What's coming up for AAH? Will Benjamin Shaw's album-in-a-month see light of day on the label?
That album is a mystery to me, man. It’s being done for Soundcloud’s International Album Making Month so I guess it’ll be self-contained but I’ll do anything Ben wants me to! I sent the link to him as a joke and he’s actually started on it. I’ve heard a couple of songs from it live. One was a 30 second murmur about ‘sometimes I fear my head might explode’ which he followed with ‘I’m hoping to do another 60 or 70 just like that’. I love him.
Next up, I’m planning to do 12 EPs next year. Hopefully starting in January, I’ll tail over into 2012 if I need to. It’s going to be a monthly digital EP, each from a different artist. I’m also toying with the idea of a pressing a couple of 7 inches or maybe an EP of unreleased Nosferatu D2 material, if they’ll let me. I’m really still looking for ‘the one’ to push next as the real follow up to Benjamin Shaw’s EP. It’s a tough thing to do though, following up two of your favourite albums.
How does file sharing affect you? Do you feel that because you're in a position to talk personally with listeners on Twitter etc and are obviously putting a lot of your own time and money into AAH that people respect your business?
I think file sharing affects every inch of the music industry, from the bands to labels to distributors to manufacturing companies to recording studios to shops to the sleeve designers to photographers to journalists to people who provide raw materials for plastics, etc etc.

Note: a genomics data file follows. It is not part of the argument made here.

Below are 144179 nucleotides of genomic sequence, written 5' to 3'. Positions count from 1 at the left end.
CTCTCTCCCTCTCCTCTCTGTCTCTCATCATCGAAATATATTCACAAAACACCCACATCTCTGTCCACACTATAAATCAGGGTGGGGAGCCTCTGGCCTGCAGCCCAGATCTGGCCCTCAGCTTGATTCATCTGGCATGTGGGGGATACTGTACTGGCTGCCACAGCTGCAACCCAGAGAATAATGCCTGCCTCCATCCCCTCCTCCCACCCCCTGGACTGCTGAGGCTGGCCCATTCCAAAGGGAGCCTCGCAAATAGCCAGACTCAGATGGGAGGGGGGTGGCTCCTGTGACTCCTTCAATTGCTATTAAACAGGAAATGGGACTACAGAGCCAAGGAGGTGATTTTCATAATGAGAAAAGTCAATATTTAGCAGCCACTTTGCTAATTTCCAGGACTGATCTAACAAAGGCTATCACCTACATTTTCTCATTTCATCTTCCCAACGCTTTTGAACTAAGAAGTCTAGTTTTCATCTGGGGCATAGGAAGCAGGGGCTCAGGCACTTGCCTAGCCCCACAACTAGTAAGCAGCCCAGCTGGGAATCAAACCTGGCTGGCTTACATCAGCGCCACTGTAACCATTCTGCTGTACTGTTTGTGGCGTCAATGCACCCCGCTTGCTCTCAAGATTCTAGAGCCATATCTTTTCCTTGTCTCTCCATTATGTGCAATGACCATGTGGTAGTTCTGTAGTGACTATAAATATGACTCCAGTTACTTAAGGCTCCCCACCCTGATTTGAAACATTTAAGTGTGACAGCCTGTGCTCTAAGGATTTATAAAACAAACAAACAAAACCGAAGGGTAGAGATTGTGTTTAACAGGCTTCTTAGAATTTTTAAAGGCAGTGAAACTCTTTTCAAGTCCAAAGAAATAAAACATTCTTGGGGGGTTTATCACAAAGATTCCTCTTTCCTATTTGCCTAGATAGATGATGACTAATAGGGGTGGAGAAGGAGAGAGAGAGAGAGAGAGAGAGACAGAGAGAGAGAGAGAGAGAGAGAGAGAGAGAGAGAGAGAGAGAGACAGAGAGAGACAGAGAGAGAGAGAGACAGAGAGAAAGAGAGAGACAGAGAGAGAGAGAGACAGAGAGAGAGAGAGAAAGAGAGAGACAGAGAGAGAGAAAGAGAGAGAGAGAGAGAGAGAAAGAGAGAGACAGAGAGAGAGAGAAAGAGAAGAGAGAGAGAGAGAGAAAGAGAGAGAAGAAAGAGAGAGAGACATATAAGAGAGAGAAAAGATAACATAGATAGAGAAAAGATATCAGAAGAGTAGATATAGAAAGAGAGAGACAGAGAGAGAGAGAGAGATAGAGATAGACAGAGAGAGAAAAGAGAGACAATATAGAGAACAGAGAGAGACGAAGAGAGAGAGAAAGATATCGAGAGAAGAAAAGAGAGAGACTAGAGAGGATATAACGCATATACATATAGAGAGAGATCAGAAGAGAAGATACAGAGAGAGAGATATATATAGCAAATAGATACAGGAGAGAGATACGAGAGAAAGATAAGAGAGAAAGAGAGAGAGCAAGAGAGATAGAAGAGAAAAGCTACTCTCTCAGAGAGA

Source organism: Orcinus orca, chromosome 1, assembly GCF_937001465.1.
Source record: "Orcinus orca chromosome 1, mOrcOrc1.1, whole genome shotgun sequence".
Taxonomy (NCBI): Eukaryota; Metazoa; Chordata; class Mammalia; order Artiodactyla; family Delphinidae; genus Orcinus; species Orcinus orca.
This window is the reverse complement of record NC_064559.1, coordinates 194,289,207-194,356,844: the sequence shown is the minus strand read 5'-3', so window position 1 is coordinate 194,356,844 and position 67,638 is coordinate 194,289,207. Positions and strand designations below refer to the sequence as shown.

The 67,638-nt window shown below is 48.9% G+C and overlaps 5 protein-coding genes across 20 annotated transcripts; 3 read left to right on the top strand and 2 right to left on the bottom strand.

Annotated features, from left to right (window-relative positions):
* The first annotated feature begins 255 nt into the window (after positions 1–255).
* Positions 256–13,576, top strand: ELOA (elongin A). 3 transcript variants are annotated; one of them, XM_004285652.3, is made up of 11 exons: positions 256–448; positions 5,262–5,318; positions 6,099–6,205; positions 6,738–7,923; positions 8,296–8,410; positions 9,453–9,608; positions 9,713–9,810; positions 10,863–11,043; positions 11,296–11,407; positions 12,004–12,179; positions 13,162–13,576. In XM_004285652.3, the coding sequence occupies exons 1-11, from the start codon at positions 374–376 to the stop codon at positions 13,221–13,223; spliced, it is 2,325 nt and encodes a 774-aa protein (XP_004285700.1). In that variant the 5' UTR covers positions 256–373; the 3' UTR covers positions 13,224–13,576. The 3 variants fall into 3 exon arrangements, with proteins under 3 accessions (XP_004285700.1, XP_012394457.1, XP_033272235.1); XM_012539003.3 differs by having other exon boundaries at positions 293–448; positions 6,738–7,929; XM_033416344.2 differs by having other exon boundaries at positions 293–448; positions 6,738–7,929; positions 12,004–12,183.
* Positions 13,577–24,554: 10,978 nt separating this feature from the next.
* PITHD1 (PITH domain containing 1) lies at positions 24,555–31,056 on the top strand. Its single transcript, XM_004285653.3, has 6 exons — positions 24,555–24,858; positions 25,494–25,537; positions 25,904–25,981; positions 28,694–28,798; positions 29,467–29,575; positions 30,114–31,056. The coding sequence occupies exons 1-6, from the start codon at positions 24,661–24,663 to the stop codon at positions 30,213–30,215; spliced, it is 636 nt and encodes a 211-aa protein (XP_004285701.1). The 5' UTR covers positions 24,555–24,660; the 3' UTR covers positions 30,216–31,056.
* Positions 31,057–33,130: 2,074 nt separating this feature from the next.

I’ve had some torrents and the like and it is a bit mind boggling. Some of them have even stolen press clips that describe what the label is doing and how much of a financial struggle it is and all the rest – so one has to assume they just don’t care. It annoys me, I had to buy 1000 copies of the albums, why should they get theirs for free? I’ve called a few sites on it though and most of them were alright about it and took the album down, to be fair.
I’d say though, that even if no one had ever illegally downloaded one of our albums that we’re still suffering from file sharing. Music has lost value. People actually try to make me feel stupid for paying for music, you know? People buy less music now. That means AAH sell less music. That means less shops take less AAH music. Meaning less people see it.
I think the convenience of streaming and downloading just stops people from caring like they used to. No effort goes into finding a band anymore, so ‘difficult’ albums can easily be written off. I think we’ll come to regret the digital age, if we’re still capable of doing so.
Are there any other acts, labels or people out there who you think are working along the same lines as AAH? Or any in the past you're a fan of and taken hope from?